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4.1: Research and Citing Sources

  • Page ID
    233343
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    Creating art is often the result of new insights or interpretations of previous information. Therefore, knowing about photographers from the past as well as contemporary artists allows you to participate in the larger, ongoing conversation about photography as an artistic medium and the world we live in. By recognizing the contributions of other thinkers and artists, you contextualize your work and place it in relation to the larger context of art history, ideology, and social communities.1

    No matter where you get information, images included, or how you use the information, you must provide a citation so that you are giving credit to the original ideas of others. Those in the arts field most often use the Chicago Manual of Style (CMOS). For images, while it may not be possible to find all the information, you should provide as much information as possible. For formal papers and presentations, provide both a caption for the image and a bibliography entry.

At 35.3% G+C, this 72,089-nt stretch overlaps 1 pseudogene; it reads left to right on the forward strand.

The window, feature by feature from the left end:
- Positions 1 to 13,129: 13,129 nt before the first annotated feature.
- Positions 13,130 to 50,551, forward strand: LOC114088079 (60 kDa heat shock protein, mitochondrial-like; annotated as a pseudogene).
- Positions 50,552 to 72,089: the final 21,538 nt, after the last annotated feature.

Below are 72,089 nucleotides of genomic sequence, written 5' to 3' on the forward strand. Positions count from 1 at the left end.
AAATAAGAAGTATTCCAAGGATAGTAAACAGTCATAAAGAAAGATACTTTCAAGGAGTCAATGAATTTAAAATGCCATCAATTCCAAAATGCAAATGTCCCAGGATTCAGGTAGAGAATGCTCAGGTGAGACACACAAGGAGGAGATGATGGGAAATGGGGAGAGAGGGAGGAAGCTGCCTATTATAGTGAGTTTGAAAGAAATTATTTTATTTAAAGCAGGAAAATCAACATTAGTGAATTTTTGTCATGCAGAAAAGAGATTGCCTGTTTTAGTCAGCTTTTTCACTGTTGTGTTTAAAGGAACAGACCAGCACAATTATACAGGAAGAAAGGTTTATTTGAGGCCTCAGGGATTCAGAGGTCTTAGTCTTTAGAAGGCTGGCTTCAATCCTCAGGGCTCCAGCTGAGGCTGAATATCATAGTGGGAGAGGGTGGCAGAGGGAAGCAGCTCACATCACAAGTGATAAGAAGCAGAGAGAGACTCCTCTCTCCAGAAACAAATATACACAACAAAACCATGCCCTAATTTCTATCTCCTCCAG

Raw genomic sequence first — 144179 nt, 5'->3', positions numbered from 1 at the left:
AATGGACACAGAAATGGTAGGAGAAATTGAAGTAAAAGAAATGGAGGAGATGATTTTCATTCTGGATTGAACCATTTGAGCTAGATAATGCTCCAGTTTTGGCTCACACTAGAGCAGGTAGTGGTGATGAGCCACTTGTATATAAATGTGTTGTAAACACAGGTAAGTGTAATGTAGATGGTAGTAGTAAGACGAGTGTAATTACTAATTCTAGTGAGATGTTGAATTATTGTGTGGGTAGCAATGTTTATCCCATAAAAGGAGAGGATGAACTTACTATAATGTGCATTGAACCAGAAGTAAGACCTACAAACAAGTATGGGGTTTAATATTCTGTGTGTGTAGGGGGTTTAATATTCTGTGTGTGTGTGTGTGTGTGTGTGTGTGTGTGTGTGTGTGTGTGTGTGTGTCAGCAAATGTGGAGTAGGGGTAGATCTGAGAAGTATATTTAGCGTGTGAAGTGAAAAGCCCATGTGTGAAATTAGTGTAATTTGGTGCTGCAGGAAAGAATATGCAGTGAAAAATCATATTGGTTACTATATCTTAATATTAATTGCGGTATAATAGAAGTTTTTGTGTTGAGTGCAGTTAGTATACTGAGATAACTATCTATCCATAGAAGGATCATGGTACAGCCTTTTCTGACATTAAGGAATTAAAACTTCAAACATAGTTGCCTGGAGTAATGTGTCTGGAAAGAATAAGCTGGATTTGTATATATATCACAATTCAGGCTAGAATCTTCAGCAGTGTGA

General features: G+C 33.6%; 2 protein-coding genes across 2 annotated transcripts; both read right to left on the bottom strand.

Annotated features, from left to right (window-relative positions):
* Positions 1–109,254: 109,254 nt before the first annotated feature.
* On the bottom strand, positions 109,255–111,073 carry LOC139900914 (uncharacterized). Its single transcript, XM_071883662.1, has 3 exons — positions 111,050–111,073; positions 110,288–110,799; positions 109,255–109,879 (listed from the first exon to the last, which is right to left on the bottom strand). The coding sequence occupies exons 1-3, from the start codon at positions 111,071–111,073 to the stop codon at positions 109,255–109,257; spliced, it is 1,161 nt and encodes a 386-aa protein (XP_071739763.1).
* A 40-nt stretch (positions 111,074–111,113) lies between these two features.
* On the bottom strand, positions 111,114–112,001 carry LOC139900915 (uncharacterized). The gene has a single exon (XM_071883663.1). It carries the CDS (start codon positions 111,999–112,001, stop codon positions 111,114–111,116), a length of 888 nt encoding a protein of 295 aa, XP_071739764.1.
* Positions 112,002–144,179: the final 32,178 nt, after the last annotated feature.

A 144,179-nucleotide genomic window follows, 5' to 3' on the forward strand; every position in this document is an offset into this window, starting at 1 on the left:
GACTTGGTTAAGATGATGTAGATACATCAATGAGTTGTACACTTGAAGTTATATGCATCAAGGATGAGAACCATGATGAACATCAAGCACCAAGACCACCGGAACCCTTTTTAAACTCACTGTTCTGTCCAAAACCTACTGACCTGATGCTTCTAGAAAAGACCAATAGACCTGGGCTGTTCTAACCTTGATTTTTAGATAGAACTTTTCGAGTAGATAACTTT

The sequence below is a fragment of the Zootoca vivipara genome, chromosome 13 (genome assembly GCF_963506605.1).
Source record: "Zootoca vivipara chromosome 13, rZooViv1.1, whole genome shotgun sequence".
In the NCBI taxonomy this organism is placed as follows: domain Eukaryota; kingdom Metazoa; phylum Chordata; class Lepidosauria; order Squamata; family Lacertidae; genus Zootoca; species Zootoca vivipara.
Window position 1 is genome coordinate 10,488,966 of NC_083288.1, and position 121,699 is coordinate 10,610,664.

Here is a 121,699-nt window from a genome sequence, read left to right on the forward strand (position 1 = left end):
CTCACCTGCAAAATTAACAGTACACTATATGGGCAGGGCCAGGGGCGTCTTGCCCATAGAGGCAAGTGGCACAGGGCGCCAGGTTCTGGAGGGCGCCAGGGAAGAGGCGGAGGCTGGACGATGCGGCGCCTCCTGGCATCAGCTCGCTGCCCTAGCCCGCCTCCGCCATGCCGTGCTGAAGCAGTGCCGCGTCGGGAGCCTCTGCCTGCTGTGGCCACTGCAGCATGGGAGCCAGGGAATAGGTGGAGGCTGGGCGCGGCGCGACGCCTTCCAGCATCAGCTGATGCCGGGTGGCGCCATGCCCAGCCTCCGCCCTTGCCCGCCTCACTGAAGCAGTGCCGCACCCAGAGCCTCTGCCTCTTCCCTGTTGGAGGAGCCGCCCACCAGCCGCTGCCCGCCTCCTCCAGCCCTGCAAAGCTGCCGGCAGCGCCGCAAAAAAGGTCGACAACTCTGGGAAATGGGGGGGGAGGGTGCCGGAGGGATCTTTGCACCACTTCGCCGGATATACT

References

    [1] Meeks, Amanda, Larissa Garcia, Ashley Peterson, and Alyssa Vincent. (2017). “CREATE: Adapting the Framework to Studio Art disciplines.” College & Research Libraries News 78, no. 10: 554. https://doi.org/10.5860/crln.78.10.554.

    Note

    In addition to the example images and corresponding CMOS captions and citations below, you will notice image descriptions set off by brackets to minimize confusion with the caption examples. Image descriptions provide textual descriptions of an image or graphic so that people who use screen readers get the information. Best practice for digital publishing requires image descriptions and alt text (brief image description included for the image file) and is important for making an electronic document accessible. Therefore, image descriptions have been provided for all of the images included in this textbook. For more information on writing image descriptions, go to the Guide to Image Descriptions from AccessiblePublishing.ca.

    Chicago Manual of Style (17th edition): Basic Guidelines

    • An illustration number may be separated from the caption by a period or a space. Figure may be abbreviated or spelled out.
    • Captions and citations should include the artist's name, title of work (italicized), year the work was created, and where it is located. Include additional information, such as medium, measurements, and rights/licensing information if available.